Carnes: Quarter century later, little changes |

Carnes: Quarter century later, little changes

Roses are red
Happy Valley is white,
With her by my side
Life’s such a delight.

Over the top sappy, sure, but of all the human emotions we fail to understand, love is at the top of the list.
Hate, jealousy, sympathy, empathy, fear, revenge, joy, sorrow, greed, anxiety and so on are there, too, but the personal priority of each is as varied as local opinions on Booth Heights, electric vehicles and snowboarders versus skiers.

Love comes in various styles and levels. I loved our dog, but different in the way I love my children, which is different from the way I love my wife, my mother-in-law, skiing, and a cold beer on a hot day.

Romantic love is the style most distinctly on most of our minds today, hence my desire to remind any of you boneheads out there (obviously only covering one gender base) that you better do something (spend a few bucks) before lunchtime or be prepared to suffer the frigid consequences (outside temperature being irrelevant, if you catch my drift).

Romance varies as well, as there is a vast difference between the crush of a 12-year-old boy toward the cute girl he passes in the hall each day and the hand-holding tenderness of a 94-year-old couple celebrating 75 years of marital bliss.

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But there is a certain sweetness and innocence to both.

In between, we have 20-somethings that copulate more often than snow melts in May and 60-somethings who only think about “melting snow” as often as paying their property tax.

Same goes for elected political leaders grabbing little kittens, hitting on teenage girls and using cigars for purposes the makers never envisioned (covering both political bases).

But to each their own, as they say, so although admitting to not possessing the romantic musings of a Henry Cavill or Harry Styles (covering both handsome bases, I think), I have been able to hold my own from time to time with my bride.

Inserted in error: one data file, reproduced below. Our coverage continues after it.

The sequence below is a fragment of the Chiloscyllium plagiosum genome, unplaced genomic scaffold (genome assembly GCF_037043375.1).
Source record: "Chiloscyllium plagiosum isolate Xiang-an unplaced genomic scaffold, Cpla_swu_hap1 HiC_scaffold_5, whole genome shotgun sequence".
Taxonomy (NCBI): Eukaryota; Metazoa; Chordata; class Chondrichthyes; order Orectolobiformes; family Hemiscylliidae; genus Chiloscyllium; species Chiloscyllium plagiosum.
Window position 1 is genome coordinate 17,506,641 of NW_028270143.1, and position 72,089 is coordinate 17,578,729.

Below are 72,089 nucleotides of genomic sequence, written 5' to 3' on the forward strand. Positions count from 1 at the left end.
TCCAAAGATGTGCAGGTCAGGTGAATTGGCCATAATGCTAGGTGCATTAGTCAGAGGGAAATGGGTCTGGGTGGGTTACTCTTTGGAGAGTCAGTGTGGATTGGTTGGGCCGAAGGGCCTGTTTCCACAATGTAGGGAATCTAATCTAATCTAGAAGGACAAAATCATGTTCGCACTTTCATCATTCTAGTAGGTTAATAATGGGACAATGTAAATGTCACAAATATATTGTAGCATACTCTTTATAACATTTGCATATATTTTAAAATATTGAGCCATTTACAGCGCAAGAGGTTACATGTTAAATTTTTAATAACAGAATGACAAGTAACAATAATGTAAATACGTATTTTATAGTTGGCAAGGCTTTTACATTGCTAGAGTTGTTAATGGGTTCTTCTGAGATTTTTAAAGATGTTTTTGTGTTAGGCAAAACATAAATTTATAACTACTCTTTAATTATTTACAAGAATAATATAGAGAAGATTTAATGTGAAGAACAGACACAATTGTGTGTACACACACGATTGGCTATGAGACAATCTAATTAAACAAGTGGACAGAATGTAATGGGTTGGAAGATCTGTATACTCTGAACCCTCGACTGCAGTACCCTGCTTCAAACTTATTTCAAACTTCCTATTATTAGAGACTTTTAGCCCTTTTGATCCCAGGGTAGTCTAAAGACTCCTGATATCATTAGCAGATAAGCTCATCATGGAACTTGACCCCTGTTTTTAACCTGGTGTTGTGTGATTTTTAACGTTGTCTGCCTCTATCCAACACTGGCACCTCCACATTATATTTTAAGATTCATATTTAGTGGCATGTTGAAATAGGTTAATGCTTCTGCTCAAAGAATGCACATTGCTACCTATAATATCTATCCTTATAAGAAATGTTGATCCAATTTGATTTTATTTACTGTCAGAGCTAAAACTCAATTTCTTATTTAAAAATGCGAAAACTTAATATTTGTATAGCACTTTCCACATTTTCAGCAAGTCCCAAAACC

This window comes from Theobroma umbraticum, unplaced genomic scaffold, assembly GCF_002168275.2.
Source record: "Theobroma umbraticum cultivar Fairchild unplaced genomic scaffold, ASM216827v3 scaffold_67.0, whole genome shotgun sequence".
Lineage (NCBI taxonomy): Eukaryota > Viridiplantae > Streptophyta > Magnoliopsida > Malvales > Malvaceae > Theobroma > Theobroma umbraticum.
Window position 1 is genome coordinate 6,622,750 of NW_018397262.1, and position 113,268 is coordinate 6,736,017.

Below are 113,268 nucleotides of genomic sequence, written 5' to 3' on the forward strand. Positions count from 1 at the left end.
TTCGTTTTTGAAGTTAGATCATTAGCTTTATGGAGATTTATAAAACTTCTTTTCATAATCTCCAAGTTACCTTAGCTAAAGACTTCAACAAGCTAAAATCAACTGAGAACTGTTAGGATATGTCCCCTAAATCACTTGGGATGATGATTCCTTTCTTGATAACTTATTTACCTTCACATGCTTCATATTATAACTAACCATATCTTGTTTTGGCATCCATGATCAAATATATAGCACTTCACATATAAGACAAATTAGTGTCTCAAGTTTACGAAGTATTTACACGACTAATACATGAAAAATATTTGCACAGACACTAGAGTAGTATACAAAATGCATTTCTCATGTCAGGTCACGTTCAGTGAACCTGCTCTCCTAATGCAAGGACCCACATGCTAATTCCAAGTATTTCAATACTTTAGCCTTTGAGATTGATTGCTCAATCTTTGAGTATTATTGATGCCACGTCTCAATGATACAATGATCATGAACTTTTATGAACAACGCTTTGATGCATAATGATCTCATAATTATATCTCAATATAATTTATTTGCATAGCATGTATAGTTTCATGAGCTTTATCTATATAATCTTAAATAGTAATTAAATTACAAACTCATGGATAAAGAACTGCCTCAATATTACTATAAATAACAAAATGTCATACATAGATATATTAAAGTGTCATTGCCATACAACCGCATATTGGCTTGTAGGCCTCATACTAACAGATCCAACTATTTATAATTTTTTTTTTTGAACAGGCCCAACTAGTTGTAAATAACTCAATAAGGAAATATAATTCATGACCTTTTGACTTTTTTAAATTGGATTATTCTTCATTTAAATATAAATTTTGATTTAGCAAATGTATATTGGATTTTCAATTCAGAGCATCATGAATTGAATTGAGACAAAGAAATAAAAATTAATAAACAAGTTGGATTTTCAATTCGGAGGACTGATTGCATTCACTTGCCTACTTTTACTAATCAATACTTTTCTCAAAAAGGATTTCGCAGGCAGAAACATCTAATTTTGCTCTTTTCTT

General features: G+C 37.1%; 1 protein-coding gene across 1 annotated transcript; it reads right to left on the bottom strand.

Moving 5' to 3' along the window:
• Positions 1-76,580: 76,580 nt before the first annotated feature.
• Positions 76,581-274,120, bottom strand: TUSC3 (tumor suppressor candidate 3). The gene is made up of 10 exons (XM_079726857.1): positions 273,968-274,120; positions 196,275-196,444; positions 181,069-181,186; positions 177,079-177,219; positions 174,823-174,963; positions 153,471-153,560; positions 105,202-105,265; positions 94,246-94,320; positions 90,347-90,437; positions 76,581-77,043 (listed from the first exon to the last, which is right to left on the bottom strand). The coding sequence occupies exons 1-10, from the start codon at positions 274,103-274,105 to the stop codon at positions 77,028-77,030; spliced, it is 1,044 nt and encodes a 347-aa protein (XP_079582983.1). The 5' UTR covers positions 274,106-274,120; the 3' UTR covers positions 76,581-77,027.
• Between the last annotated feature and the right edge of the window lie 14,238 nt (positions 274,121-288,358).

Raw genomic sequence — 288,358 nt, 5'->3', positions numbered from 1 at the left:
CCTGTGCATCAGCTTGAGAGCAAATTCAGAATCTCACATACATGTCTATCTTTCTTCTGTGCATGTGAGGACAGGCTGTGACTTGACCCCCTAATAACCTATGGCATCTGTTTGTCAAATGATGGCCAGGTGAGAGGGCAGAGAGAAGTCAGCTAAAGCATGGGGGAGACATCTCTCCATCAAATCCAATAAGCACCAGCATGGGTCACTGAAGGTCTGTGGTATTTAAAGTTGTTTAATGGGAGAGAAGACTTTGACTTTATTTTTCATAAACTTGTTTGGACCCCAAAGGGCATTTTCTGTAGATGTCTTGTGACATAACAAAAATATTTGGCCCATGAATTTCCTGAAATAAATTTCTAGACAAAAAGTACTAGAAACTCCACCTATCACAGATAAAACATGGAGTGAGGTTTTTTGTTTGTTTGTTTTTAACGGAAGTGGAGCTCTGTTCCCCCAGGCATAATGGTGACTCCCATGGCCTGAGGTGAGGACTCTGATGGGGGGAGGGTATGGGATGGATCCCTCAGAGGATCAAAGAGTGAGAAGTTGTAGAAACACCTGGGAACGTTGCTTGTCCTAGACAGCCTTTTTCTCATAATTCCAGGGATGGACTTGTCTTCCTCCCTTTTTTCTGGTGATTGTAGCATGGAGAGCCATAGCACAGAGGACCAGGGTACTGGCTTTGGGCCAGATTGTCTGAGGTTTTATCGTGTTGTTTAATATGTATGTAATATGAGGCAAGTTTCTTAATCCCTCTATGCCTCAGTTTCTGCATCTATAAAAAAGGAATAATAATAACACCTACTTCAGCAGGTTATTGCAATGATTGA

For the past 25-plus years, her presence in my life has provided me with all the justification a man could ever need to internally, and consistently, redefine the true meaning of love.

I adored her from the very first time we met at the old Paddy O’Day’s. It was a Sunday, and although the connection didn’t blossom for a few years, it eventually came full circle.

While we don’t hold hands as frequently or show much affection in public, when the urge strikes one, the other responds in kind (usually, unless I’ve done something exceptionally stupid). 

We don’t exactly worship one another, yet from time to time will catch each other’s eye across the room during a function, and smile.

We have our issues — any couple that says they don’t is lying either to you or themselves. It’s how we handle those issues that separate a good marriage from one in need of constant repair, and are more devoted to each other now than either of us could have imagined over two and a half decades ago.

Although true love is not what makes the world go around (gravity does the trick), it does make the bad times a little easier to manage and the good times even more special. 

So even though a few of you have your fingers stuck down your throat while reading this, I sincerely hope the same for you as well not only Valentine’s Day, but every day.

And don’t forget, scientists have established that the brain of the average woman is larger than the brain of the average man, and as the women are so fond of saying, “Size doesn’t matter.”

Richard Carnes, of Avon, writes weekly. He can be reached at

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